While pleased these issues have been raised, they should not be subject to debate. Changes must occur to ensure people are not detained under custody orders for longer than they would have been, were they convicted of the offence. Reform must enable the judiciary to make the most appropriate order in the circumstances - the full range of sentencing options available to those without disability or mental illness should be available.

While important processes, such as a right to appear before the Mentally Impaired Accused Review Board and a right to appeal the decisions made, are raised, the Discussion Paper does not go far enough in identifying the need to make the Board’s processes more transparent. People currently have no right to legal representation, no right to appeal or to request a review, and no right to reasons for a decision.

Also canvassed is whether specific provisions need to be made for children and young people.

The paper lacks consideration of some matters of utmost importance. People with lived experience and advocates have long called for change to the ‘executive model’ of decision making, which places release and leave of absence decisions in the hands of the Governor on advice of the Attorney General and the Mentally Impaired Accused Review Board. These decisions are not subject to review, nor appeal. It would be more appropriate if these decisions were made by an independent body, such as the courts.

Also missing from the Discussion Paper is a rights orientation, and legislating to enable the accused to the treatment, support and advocacy needs they and their families may need.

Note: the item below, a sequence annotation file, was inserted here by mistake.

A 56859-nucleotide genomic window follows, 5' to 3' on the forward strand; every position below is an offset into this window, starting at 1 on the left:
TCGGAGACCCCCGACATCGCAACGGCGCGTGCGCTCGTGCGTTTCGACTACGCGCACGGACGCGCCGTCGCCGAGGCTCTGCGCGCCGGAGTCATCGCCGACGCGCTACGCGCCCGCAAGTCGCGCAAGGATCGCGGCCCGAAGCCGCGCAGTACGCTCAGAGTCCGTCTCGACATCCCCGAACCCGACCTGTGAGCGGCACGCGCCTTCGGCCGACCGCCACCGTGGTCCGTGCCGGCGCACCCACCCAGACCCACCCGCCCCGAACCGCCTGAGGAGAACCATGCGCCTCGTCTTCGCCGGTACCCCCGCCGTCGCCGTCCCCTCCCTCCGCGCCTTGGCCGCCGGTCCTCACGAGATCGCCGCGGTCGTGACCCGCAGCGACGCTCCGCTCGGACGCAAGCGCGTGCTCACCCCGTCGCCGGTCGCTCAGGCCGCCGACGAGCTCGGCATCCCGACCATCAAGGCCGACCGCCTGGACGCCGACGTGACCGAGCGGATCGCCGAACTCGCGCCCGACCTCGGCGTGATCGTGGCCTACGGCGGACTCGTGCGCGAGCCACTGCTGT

What the paper doesn’t touch on is the need for appropriate services and support for people with mental illness under the Act, but WAAMH is hopeful that these will be identified and funded through the forthcoming Ten Year Mental Health Plan.

WAAMH strongly encourages people with lived experience and the mental health sector to make a submission to the Review.
Submissions close on 12 noon, Friday 12 December 2014.

If you would like more information, to provide input to our work, or to discuss making a submission to the Review please contact Chelsea McKinney at This email address is being protected from spambots. You need JavaScript enabled to view it.
To support you in making a submission, WAAMH is also holding a forum, ‘Not guilty due to unsound mind: Achieving reform of the Criminal Law Mentally Impaired Accused Act’ on 27th October at The Rise, Maylands. Invitations will be sent out soon.

WAAMH is also developing a paper on reforms to the Act, which we will consult you about, and which may assist you in making a submission.
The Discussion paper is available here:
The Attorney General’s media release can be found here:



ABC News

WA Chief Justice Wayne Martin has said it is not appropriate for people with foetal alcohol spectrum disorders (FASD) to be indefinitely locked up under laws for the mentally impaired charged with crimes.

His comments came as Attorney-General Michael Mischin considered a request from disability advocates for a review of the case of an Aboriginal man held in prison for almost 11 years without conviction.

The man, who cannot be named for legal reasons and is known as Jason, was charged with unlawfully killing his 12-year-old cousin in a car crash in 2003, but deemed mentally unfit to stand trial due to brain damage from solvent abuse.

One third of the 30-40 mentally impaired people indefinitely detained in the state's jails are Indigenous, according to the WA Aboriginal Legal Service.

ALS director of legal services Peter Collins has warned that number will rapidly increase because of the prevalence of foetal alcohol spectrum disorders in Aboriginal communities, which he believed was largely undiagnosed.

Justice Martin renewed his support for supervised release orders for people deemed unfit to plead and for a regular review of their status by the courts.

He said Aboriginal people were over-represented among people found unfit to plead and it was likely a significant portion suffered from FASD.

The options for the courts were limited, he said.